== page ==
‘Drug prices have gone through the roof,’ claimed Donald Trump in October. More recently, however, drug makers’ share prices have gone through the floor.
The Nasdaq Biotechnology index has lost 9.7% since September in sterling terms. It was driven down by concerns about price controls under the Trump administration and by stock-specific issues.
The index’s largest constituent, Amgen, for example, dipped by 2% after reporting weak sales on 25 October. Biogen, the second largest member of the index, also dropped by 9% the same week, due to concerns about softening demand for its key products.
Celgene, another major biotech group, fared even more poorly after slashing earnings guidance. It has had nearly a third wiped off its value since the start of October and announced it had abandoned trials for a Crohn’s disease treatment on 19 October.
Spoonful of sugar
Amid this anxiety, iShares launched its Nasdaq Biotechnology exchange-traded fund (ETF) in London on 23 October. The US-listed version of the fund has been available since 2001 and holds £7.3 billion of assets.
October’s market correction (the Nasdaq Biotechnology index is still up by 7.2% in sterling terms in the past year) is not the only sense in which the new ETF makes biotech cheaper. The iShares fund has a total expense ratio of 0.35%. This is lower than the 0.47% cost of the US equivalent and the 0.4% fees for the only other UK-listed biotech ETF, the £292 million Source Nasdaq Biotech fund.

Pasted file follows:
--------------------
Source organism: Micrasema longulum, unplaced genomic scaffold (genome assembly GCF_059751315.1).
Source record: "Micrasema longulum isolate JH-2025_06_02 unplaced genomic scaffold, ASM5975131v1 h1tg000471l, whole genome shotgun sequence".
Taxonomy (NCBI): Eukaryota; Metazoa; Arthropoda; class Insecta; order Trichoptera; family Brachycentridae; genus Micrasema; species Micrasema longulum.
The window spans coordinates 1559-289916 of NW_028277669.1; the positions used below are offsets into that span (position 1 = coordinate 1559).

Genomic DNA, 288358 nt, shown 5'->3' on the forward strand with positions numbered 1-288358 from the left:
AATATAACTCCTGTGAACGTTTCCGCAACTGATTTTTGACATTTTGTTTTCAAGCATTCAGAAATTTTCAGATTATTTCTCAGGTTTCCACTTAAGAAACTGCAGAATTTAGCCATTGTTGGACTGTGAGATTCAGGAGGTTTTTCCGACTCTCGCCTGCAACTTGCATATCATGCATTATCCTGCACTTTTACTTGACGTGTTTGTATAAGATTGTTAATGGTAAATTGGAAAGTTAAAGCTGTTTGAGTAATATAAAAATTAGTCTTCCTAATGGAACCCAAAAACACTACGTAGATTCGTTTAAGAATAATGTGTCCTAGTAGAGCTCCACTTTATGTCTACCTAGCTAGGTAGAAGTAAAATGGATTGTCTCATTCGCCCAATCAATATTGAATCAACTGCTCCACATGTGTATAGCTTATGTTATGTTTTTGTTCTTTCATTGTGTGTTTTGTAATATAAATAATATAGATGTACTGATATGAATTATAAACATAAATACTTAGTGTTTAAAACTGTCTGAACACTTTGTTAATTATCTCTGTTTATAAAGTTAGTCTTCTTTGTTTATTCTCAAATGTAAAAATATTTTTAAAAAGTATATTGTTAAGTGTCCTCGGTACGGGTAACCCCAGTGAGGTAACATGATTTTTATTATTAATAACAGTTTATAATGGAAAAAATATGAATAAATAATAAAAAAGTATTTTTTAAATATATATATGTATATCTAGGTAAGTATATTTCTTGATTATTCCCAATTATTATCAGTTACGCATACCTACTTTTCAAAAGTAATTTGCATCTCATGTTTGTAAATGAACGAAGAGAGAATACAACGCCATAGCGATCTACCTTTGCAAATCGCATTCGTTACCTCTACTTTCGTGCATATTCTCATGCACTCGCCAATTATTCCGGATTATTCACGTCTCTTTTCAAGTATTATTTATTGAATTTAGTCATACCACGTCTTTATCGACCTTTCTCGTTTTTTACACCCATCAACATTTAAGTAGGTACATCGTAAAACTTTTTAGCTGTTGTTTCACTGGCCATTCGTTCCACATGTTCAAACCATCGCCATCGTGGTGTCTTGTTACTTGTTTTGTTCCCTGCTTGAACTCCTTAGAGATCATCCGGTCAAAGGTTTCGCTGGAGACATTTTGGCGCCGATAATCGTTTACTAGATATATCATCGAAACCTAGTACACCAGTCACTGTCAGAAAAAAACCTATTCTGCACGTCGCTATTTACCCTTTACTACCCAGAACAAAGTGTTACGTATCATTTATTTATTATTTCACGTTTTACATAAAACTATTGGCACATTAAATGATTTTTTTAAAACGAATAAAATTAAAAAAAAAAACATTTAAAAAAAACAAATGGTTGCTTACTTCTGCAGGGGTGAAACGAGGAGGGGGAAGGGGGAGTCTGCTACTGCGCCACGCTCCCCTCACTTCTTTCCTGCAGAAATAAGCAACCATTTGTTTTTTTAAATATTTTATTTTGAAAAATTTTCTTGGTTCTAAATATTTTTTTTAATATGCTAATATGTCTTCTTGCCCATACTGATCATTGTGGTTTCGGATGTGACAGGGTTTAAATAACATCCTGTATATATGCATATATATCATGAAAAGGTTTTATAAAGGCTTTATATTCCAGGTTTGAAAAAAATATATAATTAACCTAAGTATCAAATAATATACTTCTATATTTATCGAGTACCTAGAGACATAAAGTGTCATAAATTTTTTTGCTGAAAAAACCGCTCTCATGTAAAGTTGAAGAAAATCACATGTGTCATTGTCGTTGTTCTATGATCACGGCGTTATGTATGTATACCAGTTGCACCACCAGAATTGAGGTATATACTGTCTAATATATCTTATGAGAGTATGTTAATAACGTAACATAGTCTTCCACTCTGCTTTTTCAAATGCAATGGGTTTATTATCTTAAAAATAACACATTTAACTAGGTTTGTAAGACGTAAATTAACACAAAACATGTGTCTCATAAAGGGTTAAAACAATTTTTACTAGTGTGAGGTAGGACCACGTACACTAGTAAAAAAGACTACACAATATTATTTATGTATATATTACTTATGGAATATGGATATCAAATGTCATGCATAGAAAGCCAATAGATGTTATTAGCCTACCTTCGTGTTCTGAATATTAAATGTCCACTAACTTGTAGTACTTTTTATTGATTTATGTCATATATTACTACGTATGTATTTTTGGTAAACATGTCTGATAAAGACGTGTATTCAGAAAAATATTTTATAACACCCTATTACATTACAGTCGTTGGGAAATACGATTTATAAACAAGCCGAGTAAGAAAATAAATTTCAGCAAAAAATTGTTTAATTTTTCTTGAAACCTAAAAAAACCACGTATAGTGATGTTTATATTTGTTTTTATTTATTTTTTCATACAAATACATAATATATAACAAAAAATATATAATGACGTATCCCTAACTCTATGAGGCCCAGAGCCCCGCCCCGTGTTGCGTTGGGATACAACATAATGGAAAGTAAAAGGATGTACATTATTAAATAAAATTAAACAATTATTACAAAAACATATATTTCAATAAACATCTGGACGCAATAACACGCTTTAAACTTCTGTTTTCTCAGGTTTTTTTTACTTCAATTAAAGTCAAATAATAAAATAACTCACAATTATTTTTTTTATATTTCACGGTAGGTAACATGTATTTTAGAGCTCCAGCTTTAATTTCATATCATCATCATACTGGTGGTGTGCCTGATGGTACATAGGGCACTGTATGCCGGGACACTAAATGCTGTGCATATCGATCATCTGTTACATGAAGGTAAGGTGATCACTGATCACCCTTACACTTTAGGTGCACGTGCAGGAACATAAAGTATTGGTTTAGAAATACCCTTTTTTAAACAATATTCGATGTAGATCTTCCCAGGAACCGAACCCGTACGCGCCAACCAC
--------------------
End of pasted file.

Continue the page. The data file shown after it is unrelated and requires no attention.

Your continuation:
Pessimism around the sector may also be excessive. Trump admittedly sounded hostile in October. However, he accused the industry of ‘getting away with murder’ in January too.
But, in June, the biotech index gained 7.9% in sterling terms on news the White House was preparing friendlier policies. So it is a mistake to presume Trump’s rhetoric will be matched by stringent legislation.
There are grounds for encouragement at the company level as well. While the market focused on the negatives in October’s updates, both Amgen and Biogen did beat earnings estimates.
Strategists at Bank of America Merrill Lynch noted biotech offers similar long-term growth potential to the surging tech giants. But it trades at half their median price-to-earnings ratios. And it is less of a crowded trade at the moment.
It is perhaps more disappointing, then, the only two UK-listed biotech ETFs track the same index when there are other benchmarks.
The MVIS US Listed Biotech 25 Index is a more concentrated option, with just 25 positions. The S&P Biotech Select Industry index and NYSE Arca Biotechnology index are equal weighted and so have a higher exposure to smaller cap stocks.
iShares also has its £68 million Healthcare Innovation ETF, with a 0.4% TER, which has substantial biotech exposure, including to Alnylam. It has a global mandate, though, with only 44% of the portfolio in the US and 26% in Korea and Japan.
Then there is the suite of popular active vehicles for biotech allocations, although their performance has been mixed. In the small open-ended peer group, only half the funds delivered positive risk-adjusted returns in the past three years, although the top manager’s information ratio is a highly impressive 1.14.
The two investment trusts specialising in biotech, on the other hand, have comfortably beaten the Nasdaq Biotechnology index over three, five, and 10-year periods.